The Fair Grounds: A Thanksgiving Tradition

The New Orleans Fair Grounds began operation in their current location in 1852 as the Union Race Course, making it the oldest site of racing in America still in operation. The racing season is traditionally kicked off at the Fair Grounds on Thanksgiving Day, so ladies, it’s time to get your fancy hats ready.

Special Collections & Archives is home to a few pieces of horse-racing memorabilia.  The Elizabeth Adolph Collection of Early 20th Century New Orleans Sports Memorabilia contains two printed silk programs from the Crescent City Jockey Club dated 1904 and 1906. The Crescent City Jockey Club was established in 1892 at what is now the New Orleans Fair Grounds.  For 16 years, the club ran a winter racing season from mid-December until early April. However, in 1908 Louisiana passed a state law which halted horse racing in New Orleans for a time.  While the club held on to their lease at the fair grounds for several years hoping that racing would be allowed to return, they eventually had to liquidate their assets in the spring of 1913.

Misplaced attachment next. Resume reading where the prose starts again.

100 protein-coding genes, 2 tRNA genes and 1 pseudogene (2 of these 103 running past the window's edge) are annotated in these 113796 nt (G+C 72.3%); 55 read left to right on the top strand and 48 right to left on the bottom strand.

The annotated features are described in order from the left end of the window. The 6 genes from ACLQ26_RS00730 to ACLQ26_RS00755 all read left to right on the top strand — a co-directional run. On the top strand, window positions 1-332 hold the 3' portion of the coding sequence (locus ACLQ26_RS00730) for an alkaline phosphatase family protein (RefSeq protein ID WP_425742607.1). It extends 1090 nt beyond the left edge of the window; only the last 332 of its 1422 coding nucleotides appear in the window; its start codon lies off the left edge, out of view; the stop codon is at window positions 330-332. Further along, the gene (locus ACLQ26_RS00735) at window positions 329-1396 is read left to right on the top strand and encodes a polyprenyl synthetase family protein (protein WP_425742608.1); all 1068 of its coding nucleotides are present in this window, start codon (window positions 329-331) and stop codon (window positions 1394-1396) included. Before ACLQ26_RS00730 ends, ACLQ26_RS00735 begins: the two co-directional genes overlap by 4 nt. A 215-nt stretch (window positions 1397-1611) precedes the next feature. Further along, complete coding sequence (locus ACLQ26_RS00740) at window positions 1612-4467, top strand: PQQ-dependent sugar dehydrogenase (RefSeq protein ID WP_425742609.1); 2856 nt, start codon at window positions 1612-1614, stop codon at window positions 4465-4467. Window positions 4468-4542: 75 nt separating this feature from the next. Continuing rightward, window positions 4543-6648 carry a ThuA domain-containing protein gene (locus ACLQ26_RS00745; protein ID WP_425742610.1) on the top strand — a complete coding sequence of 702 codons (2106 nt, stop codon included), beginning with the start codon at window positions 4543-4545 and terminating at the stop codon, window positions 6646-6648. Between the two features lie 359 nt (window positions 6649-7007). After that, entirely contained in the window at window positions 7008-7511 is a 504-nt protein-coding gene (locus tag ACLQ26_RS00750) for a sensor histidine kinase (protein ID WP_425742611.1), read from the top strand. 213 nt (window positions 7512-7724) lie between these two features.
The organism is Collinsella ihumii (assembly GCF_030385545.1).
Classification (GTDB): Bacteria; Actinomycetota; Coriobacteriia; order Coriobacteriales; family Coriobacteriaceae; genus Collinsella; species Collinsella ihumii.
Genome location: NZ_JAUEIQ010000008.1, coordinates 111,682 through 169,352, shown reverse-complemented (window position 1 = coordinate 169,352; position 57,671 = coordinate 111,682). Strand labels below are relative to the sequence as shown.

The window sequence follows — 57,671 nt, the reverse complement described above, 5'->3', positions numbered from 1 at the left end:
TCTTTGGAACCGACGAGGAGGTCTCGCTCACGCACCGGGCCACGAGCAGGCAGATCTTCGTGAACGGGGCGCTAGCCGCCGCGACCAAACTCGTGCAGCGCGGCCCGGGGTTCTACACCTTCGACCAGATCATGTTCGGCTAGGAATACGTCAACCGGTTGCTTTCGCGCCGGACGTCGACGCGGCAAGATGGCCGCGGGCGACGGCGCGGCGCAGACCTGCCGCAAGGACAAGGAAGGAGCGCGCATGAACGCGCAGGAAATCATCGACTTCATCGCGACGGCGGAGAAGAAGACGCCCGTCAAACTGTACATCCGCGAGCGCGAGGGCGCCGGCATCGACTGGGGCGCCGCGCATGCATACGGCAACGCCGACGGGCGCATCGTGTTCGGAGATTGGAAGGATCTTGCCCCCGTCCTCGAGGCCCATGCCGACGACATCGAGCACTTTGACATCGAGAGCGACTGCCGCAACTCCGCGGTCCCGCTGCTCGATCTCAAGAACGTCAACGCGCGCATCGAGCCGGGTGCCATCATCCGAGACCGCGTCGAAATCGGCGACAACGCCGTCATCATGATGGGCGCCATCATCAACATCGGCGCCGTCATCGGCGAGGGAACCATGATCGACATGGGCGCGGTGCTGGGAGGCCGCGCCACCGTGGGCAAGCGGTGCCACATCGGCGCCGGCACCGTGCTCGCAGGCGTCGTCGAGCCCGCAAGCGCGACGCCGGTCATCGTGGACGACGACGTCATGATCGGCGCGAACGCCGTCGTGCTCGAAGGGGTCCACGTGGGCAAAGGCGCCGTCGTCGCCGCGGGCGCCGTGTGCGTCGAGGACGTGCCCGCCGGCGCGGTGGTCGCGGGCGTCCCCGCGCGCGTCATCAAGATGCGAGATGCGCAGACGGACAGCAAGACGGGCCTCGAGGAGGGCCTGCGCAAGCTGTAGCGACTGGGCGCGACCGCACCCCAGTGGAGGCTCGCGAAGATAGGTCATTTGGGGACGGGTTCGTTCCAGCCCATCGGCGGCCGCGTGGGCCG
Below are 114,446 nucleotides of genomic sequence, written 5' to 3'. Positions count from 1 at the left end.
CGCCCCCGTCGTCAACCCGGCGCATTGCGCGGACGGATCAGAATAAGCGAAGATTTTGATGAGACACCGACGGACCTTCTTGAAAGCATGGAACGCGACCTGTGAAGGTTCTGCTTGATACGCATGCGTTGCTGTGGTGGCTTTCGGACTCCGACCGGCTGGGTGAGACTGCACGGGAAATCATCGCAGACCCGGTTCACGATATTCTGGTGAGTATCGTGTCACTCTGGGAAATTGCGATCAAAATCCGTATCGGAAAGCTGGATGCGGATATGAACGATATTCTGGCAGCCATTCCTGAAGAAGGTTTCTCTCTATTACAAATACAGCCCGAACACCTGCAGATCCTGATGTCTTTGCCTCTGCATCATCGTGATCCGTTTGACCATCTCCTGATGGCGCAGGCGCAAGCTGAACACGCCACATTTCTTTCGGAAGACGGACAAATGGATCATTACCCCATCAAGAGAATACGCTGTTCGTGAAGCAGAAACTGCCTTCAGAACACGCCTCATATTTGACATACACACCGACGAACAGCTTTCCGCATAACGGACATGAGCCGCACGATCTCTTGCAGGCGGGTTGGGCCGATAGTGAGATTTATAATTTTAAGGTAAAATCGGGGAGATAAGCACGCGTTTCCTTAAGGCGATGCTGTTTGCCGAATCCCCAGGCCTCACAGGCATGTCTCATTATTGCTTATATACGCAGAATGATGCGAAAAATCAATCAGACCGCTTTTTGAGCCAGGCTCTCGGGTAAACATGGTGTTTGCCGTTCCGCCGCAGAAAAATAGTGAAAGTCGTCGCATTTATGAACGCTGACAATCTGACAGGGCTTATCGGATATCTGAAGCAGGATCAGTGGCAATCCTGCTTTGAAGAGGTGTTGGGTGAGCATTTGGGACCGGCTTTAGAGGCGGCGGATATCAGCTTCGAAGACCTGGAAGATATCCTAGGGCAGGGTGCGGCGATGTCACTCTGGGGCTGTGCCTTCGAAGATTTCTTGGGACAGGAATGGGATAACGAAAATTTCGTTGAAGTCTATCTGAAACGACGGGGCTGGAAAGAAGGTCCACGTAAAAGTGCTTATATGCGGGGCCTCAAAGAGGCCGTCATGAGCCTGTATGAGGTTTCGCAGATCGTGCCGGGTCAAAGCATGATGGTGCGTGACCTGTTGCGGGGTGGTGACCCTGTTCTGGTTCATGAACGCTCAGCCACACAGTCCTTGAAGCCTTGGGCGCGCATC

While the Fair Grounds are now famously home to Jazz Fest, in 1899 they were also home to the Louisiana Industrial Exposition and Peace Jubilee, “The 1st Annual Exposition…held under the auspices of the New Orleans Progressive Union, in the City of New Orleans, May 8th to 31st inclusive, 1899 .” The fair was repeated in 1900, but seems to have ceased after that date.

To view these items in their entirety, contact Loyola University Special Collections & Archives at archives@loyno.edu or come see us on the third floor of the Monroe Library.

Found in the Archives is a recurring series of crazy cool stuff found in the Monroe Library’s Special Collections & Archives.

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